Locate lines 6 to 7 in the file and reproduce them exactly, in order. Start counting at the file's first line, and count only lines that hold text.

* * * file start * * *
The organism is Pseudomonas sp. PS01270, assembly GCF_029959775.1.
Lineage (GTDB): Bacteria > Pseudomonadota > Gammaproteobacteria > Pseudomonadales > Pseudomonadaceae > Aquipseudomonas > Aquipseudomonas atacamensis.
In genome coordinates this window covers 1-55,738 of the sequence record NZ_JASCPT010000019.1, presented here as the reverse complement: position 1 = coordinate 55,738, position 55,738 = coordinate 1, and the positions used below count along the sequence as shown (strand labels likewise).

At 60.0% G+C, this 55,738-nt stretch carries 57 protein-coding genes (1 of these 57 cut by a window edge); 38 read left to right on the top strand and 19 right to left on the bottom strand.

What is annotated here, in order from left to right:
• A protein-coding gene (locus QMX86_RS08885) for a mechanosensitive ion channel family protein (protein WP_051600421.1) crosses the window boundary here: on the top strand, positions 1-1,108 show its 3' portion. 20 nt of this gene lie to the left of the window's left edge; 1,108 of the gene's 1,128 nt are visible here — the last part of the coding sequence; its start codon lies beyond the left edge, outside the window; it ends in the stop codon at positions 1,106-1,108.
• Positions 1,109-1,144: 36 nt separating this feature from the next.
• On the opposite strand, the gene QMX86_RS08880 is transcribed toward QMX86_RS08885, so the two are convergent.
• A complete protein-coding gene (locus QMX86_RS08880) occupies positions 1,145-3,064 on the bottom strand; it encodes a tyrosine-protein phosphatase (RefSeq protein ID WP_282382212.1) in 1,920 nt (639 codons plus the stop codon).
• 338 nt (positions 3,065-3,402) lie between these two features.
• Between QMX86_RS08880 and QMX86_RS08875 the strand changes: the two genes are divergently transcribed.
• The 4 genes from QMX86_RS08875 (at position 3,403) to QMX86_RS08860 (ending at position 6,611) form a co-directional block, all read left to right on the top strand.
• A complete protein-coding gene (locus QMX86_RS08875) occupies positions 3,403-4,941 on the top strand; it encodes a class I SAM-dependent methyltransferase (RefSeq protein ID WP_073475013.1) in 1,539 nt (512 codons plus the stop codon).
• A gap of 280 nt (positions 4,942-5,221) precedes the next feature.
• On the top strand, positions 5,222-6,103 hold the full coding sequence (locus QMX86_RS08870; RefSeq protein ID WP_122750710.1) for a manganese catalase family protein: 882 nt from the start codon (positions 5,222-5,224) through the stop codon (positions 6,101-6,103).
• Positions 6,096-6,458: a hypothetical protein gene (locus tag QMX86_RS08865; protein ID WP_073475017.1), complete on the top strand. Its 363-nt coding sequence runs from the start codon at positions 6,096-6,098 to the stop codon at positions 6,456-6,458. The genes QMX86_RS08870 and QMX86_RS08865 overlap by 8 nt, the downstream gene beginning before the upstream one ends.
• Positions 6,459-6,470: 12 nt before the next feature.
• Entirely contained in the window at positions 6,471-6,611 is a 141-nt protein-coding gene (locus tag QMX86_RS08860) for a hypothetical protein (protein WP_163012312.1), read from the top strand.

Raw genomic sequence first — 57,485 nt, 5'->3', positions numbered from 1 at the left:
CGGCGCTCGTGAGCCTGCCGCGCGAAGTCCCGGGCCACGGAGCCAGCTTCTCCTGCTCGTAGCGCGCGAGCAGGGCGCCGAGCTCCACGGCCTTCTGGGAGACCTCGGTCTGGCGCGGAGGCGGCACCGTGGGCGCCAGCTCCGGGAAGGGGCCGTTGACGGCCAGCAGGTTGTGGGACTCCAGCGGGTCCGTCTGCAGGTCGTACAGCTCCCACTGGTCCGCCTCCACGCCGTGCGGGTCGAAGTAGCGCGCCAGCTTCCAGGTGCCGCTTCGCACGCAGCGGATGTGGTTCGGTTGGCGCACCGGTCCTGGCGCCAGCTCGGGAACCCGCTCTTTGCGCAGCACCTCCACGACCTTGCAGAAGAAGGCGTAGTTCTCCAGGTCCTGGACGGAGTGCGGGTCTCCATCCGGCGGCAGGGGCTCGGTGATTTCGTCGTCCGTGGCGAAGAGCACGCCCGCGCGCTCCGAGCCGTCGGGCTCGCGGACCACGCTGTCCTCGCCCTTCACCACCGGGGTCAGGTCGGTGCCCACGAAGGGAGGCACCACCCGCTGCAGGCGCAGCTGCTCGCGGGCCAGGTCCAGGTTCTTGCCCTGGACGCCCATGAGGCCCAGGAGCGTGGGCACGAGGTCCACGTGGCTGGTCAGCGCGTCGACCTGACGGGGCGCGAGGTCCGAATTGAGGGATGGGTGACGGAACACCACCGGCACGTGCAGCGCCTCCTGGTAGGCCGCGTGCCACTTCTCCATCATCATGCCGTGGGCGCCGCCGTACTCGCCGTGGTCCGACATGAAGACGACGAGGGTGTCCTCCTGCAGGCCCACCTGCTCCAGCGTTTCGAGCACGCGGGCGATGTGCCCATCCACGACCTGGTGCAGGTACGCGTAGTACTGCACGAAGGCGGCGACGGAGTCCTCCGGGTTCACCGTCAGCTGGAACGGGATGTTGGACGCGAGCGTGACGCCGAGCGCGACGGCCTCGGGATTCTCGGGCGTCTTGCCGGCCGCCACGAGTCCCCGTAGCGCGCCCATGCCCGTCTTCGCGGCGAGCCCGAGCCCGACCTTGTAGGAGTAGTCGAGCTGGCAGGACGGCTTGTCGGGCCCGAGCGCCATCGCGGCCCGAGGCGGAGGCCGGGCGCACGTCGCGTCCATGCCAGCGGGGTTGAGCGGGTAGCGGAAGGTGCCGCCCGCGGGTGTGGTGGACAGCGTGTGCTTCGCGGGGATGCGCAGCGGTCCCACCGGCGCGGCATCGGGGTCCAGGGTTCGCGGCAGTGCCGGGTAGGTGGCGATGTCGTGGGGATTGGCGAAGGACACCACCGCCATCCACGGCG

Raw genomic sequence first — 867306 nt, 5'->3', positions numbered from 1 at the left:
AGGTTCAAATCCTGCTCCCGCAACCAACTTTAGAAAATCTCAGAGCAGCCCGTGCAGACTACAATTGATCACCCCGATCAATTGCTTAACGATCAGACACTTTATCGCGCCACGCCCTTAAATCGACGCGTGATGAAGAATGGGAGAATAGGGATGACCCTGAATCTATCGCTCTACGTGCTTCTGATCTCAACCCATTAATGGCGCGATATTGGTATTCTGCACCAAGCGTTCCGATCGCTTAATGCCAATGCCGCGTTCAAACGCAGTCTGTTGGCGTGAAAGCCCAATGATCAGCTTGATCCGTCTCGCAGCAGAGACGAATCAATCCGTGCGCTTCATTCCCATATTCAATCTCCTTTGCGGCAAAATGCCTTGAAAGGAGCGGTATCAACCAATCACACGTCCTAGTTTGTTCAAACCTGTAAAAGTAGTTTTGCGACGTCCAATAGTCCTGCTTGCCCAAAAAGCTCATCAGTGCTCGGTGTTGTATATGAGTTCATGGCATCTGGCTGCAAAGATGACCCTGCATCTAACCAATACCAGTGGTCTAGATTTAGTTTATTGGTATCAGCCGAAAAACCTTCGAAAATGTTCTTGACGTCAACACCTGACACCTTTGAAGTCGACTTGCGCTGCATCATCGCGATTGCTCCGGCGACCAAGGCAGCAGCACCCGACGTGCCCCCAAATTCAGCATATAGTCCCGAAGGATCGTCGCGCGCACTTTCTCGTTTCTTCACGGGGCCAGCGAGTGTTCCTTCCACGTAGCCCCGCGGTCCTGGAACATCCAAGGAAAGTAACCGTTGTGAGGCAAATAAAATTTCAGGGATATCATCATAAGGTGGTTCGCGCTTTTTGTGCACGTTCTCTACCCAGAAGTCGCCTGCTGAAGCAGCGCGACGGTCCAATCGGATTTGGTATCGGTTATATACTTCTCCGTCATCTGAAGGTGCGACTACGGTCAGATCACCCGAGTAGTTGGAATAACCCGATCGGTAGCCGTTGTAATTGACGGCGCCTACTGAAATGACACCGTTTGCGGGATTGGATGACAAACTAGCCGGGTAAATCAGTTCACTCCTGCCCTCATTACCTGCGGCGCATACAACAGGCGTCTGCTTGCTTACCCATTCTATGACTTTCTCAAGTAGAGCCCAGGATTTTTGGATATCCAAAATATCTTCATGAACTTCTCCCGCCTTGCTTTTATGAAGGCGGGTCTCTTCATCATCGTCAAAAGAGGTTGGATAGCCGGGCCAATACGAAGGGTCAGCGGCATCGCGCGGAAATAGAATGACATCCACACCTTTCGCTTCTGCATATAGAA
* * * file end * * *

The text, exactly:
• A protein-coding gene (locus QMX86_RS08885) for a mechanosensitive ion channel family protein (protein WP_051600421.1) crosses the window boundary here: on the top strand, positions 1-1,108 show its 3' portion. 20 nt of this gene lie to the left of the window's left edge; 1,108 of the gene's 1,128 nt are visible here — the last part of the coding sequence; its start codon lies beyond the left edge, outside the window; it ends in the stop codon at positions 1,106-1,108.
• Positions 1,109-1,144: 36 nt separating this feature from the next.